Beck Rips Obama's Call For A "Contiguous" Palestinian State -- Which Was Also Advocated By Bush, Sharon
Blog ››› ››› KAREN FAMIGHETTI
On his radio show today, Glenn Beck was extremely upset about President Obama's call for a "contiguous" Palestinian state in yesterday's speech on the Middle East. Beck compared this to attempting to connect Alaska and Washington state, while his faithful sidekick Stu Burguiere compared it to connecting South Carolina and California. Beck concluded that "there's no way to do this, and the president knows it."
Despite what Beck would have you believe, the idea of a contiguous Palestinian state is not something new and outrageous that Obama has just invented as part of a quest to destroy Israel. Former President Bush was a proponent of the idea:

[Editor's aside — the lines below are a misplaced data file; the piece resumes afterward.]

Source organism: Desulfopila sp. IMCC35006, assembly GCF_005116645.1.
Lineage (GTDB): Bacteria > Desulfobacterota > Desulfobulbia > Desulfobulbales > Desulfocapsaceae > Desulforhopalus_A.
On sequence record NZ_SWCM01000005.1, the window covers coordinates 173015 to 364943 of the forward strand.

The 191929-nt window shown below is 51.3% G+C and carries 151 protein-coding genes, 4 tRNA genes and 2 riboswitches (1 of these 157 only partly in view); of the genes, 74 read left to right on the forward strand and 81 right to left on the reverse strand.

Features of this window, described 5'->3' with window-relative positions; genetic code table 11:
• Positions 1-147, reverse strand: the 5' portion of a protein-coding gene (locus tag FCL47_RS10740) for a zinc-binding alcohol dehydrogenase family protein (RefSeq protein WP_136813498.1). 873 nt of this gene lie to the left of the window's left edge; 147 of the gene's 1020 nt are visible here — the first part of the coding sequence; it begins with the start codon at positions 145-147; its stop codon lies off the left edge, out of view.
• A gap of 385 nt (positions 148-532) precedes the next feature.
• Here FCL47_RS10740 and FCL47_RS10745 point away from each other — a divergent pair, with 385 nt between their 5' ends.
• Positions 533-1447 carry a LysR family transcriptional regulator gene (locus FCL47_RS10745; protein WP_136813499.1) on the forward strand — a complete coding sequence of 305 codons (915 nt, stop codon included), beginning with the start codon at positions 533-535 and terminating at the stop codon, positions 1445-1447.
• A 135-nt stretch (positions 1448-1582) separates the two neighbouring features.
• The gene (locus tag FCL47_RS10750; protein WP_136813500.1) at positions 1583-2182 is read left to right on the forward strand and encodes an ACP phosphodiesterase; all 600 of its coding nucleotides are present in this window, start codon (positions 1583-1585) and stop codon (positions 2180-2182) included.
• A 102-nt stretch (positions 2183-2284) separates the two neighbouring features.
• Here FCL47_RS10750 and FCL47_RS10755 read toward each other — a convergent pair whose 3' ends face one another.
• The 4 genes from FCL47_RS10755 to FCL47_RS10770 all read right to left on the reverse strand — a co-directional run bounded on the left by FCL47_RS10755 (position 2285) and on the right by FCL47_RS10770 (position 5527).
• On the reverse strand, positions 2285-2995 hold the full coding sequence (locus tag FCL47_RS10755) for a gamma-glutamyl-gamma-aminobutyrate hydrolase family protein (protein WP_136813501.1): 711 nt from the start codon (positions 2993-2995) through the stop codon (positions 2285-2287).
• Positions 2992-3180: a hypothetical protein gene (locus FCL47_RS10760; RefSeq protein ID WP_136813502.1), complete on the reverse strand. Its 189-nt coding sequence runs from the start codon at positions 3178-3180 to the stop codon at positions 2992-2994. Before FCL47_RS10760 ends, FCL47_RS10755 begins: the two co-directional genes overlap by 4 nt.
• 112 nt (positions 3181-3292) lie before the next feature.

The point of departure for permanent status negotiations to realize this vision seems clear: There should be an end to the occupation that began in 1967. The agreement must establish Palestine as a homeland for the Palestinian people, just as Israel is a homeland for the Jewish people. These negotiations must ensure that Israel has secure, recognized, and defensible borders. And they must ensure that the state of Palestine is viable, contiguous, sovereign, and independent. [Archives.gov, 1/12/08]
The idea was also supported by former Israeli Prime Minister Ariel Sharon. According to U.S. peace negotiator Dennis Ross, Israel offered to create a contiguous Palestinian state and proposed to do so without disturbing Israel's borders. An article printed on the website of the Jewish Federations of North America explains:
According to U.S. peace negotiator Dennis Ross, Israel offered to create a Palestinian state that was contiguous, and not a series of cantons. Even in the case of the Gaza Strip, which must be physically separate from the West Bank unless Israel were to be cut into non-contiguous pieces, a solution was devised whereby an overland highway would connect the two parts of the Palestinian state without any Israeli checkpoints or interference.